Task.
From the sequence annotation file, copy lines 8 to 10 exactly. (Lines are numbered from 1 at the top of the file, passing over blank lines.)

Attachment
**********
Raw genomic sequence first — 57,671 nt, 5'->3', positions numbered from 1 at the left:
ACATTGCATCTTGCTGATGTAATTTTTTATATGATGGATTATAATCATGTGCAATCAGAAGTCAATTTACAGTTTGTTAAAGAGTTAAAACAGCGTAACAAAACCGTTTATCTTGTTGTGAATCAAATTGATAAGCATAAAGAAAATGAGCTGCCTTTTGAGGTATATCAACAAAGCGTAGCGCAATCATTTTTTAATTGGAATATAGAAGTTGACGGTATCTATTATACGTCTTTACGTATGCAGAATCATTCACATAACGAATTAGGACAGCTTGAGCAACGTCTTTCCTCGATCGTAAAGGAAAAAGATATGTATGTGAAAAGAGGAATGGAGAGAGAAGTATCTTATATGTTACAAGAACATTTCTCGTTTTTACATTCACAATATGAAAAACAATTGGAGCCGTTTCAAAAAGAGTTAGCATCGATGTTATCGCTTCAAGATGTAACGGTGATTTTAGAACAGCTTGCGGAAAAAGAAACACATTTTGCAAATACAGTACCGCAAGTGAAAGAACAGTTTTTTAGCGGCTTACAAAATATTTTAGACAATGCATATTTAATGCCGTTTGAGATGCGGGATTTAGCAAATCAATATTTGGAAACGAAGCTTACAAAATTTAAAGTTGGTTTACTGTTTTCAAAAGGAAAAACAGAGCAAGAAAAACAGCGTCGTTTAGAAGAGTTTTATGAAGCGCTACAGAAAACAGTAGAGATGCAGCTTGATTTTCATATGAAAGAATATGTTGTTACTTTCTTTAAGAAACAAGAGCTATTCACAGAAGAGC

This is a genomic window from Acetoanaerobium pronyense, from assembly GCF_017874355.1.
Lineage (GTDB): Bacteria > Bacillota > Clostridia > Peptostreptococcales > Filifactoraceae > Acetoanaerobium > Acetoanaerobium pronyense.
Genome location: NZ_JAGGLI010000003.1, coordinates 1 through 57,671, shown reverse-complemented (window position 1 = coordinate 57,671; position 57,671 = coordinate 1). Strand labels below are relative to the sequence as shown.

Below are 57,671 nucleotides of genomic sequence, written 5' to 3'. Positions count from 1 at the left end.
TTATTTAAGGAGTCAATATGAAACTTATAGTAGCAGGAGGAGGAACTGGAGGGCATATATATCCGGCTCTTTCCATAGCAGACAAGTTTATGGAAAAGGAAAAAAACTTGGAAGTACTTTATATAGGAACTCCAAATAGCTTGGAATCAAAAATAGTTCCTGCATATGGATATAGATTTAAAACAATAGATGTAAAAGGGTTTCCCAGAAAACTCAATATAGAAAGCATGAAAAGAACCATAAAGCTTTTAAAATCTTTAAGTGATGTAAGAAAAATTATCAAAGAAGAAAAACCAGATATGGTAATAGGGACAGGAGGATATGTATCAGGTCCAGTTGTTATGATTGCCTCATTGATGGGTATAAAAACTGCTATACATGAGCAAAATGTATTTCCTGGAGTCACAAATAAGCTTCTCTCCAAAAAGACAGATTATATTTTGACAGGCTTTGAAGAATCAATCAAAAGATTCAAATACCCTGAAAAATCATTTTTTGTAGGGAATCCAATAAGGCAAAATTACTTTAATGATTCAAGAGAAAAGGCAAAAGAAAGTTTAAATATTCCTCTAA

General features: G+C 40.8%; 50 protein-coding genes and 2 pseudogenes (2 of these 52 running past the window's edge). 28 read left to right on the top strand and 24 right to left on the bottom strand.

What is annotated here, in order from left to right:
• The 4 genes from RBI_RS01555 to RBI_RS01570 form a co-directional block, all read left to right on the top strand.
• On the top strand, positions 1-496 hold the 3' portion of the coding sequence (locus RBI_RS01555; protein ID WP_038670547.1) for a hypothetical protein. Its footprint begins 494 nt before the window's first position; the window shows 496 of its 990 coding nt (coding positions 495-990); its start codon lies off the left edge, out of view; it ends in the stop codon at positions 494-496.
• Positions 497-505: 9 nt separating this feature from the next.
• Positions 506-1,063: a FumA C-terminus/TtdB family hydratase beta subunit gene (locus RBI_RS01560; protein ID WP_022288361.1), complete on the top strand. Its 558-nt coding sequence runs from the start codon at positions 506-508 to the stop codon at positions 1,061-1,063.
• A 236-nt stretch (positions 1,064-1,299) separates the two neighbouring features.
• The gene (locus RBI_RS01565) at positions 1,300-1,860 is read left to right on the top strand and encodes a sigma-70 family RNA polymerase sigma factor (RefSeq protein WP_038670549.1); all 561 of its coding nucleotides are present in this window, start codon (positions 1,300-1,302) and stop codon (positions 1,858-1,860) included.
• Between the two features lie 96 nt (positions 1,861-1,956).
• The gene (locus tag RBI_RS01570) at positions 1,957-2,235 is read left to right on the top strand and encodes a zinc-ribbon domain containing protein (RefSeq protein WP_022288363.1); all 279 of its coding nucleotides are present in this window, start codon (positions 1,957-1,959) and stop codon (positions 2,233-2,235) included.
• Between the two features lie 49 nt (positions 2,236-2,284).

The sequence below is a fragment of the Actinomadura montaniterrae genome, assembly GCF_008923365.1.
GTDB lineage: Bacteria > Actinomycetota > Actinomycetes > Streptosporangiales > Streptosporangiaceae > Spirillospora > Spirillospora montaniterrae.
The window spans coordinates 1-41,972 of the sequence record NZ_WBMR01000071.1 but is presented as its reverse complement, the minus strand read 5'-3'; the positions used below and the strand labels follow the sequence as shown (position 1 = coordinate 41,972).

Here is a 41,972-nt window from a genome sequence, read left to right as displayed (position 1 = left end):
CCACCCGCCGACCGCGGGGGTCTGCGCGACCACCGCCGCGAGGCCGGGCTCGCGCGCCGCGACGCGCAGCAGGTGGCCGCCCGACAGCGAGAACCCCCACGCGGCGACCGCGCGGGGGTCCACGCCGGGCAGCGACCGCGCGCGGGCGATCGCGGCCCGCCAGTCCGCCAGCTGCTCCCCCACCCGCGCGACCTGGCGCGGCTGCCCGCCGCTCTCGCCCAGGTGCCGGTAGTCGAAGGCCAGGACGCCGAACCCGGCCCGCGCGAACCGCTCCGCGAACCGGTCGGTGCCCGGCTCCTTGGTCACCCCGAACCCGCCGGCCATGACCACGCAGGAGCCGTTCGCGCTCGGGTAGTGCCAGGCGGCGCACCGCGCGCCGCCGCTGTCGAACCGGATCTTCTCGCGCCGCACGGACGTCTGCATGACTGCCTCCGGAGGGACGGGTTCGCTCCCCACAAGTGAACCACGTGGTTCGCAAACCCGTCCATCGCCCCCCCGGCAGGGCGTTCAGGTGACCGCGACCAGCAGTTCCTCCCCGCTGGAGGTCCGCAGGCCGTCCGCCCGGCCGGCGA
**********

General features: G+C 40.8%; 50 protein-coding genes and 2 pseudogenes (2 of these 52 running past the window's edge). 28 read left to right on the top strand and 24 right to left on the bottom strand.

What is annotated here, in order from left to right:
• The 4 genes from RBI_RS01555 to RBI_RS01570 form a co-directional block, all read left to right on the top strand.